07:38 GMT25 January 2021
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    Brexit changed a lot of things in the UK. When Britain voted to break away from the EU, out came the racists, it seemed, and suddenly everyone needed to “go back to where they came from.” Only nobody really knew where that was, especially those born in the UK who do not have lily-white skin.

    Everyone has questions now that Britain has separated from the so-called EU “baddies.” One of the most pertinent could be: do you have to be white to be English?

    England, like all nations, claims a rich cultural history, but unfortunately we often view English identity in the form of skinheads holding a St George's flag.

    An August 31 discussion at SOAS University in London, in which panelists Maya Goodfellow, Media Diversified columnist Barbara Speed, The i Paper comment editor Mike Pope, consented.co.uk co-founder Kojo Karam, and the Guardian’s deputy opinion editor Joseph Harker, tossed around the issue of skin color and its association with being English. 

    Goodfellow suggested the way to challenge the idea that Englishness is white is by understanding what it means to be English. 

    "Lots of people say English identity changes depending on who you speak to. Recently, with the Brexit vote, what we saw was nostalgia for the empire, and that racism, as well as nationalism, that was hyped up by Boris Johnson," Goodfellow said. 

    She offered that the EU vote made white citizens feel superior, and that that purported superiority is false.

    "Tony Blair’s new Labour claimed that black people were the cause of crime, this automatically makes them think they do not belong. Also look at the news coverage of people from Eastern Europe," Goodfellow told Sputnik.

    Karam, an academic from Liverpool with family in Newcastle, said that living in London allows one the privilege of ignoring the issue of being non-white and English. But for minorities living in the north of England, this is not a debate that can be ignored.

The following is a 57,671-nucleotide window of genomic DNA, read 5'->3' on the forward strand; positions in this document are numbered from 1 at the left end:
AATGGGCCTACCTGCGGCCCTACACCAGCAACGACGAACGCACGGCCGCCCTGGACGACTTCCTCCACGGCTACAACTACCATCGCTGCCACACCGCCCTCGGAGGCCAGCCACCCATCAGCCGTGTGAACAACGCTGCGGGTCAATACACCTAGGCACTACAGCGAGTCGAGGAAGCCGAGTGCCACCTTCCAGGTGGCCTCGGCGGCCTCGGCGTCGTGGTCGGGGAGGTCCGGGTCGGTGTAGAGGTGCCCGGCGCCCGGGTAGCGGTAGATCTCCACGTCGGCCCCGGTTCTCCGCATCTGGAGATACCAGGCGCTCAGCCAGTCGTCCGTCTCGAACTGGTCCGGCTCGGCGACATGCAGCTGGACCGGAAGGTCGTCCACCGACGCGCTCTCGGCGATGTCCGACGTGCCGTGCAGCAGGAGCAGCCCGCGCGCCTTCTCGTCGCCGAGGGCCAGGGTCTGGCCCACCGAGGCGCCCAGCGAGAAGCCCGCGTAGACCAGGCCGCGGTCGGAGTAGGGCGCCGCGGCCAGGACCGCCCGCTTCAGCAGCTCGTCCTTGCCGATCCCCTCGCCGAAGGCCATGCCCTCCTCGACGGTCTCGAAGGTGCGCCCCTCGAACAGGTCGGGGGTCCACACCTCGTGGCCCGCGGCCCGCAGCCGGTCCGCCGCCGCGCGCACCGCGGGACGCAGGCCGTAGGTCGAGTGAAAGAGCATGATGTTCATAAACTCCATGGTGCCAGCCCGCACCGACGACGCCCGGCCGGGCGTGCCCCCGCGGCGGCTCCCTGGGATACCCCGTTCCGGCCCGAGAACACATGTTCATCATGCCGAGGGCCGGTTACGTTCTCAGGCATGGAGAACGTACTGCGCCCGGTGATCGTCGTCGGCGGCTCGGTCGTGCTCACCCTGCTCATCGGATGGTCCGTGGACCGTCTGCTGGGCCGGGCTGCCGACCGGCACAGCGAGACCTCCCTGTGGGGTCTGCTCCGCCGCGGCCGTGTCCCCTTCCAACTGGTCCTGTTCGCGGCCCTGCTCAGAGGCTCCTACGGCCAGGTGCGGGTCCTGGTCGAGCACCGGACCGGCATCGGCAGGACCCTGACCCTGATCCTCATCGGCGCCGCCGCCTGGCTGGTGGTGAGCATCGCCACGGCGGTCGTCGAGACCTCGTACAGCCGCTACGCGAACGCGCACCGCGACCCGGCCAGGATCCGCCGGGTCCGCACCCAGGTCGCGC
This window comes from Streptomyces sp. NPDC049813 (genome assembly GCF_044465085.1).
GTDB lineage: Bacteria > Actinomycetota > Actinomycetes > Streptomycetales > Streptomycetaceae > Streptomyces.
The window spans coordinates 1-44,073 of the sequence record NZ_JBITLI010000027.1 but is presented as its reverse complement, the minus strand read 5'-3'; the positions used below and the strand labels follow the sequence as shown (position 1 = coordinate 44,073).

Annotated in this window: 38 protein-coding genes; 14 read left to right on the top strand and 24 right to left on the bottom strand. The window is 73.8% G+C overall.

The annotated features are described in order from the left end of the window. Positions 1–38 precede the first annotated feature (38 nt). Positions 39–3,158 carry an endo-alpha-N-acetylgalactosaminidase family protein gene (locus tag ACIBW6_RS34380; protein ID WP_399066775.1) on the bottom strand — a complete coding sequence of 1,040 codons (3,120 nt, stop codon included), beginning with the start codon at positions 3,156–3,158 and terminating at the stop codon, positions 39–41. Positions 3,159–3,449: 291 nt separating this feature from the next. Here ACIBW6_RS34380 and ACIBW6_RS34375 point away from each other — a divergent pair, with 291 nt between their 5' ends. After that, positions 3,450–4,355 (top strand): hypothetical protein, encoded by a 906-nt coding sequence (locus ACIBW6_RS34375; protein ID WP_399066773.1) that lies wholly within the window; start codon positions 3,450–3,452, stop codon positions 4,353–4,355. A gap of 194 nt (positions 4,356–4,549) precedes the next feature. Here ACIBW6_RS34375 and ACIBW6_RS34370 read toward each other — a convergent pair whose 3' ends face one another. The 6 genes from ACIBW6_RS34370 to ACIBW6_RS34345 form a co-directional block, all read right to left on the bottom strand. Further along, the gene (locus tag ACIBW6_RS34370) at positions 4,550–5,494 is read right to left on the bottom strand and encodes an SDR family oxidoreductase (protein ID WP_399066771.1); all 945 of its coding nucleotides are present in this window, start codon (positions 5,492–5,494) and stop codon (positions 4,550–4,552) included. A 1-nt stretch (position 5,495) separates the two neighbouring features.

"We need to define what English even means, but what is important is, despite the violence and suffering of the empire, this is a story that cannot be told without people of color," Karam said.

    He suggested that many UK citizens, when thinking about ‘Englishness,’ think of white-skinned people who assert that non-whites should not try to be English.

    "Can non-white people be English? They shouldn't be trying to be, they need to push past this idea of borders and these racial ideologies," Karam told Sputnik. 

    However, being white alone is not enough to be English, it was suggested, with references drawn to the recent case of a polish man who was killed by several white youths. 

    One thing the panel agreed on, however, is that there is no English nationality. Journalist Harker said that perhaps this lack of a national identity was because modern England has never been subject to foreign rule. 

    "England has never been under foreign rule, or been defeated, so they see things differently from Scotland and other countries who have been subjected to this," Harker told Sputnik. 

    Pope opined that if a non-white person wants to be English, they must feel it in their gut, and that is where the problem lies. He drew reference to England’s football team, where many of the players are non-white but play for the national team.

    "Look at Raheem Sterling, he was born in Jamaica, but plays for England. At what point does he stop being Jamaican and become English?" Pope asked.

    Other panel members discussed growing up watching England play football, now secretly enjoying when they see their national team lose. 

    Non-whites in the audience asked whether they should be considered English, and stake their claim, given that if it were not for them and the countries they are from, much of the former British Empire would not have access to the level of resources it now claims.

    'Yes of course you should stake your claim,” Karam said, adding, “I'm from Ghana. Not much gold is there any more, as it is all here in England. We do have a claim in this country."

    "We did build this country, through slavery, empire and plundering, so yes you do have a stake," Harker stated.


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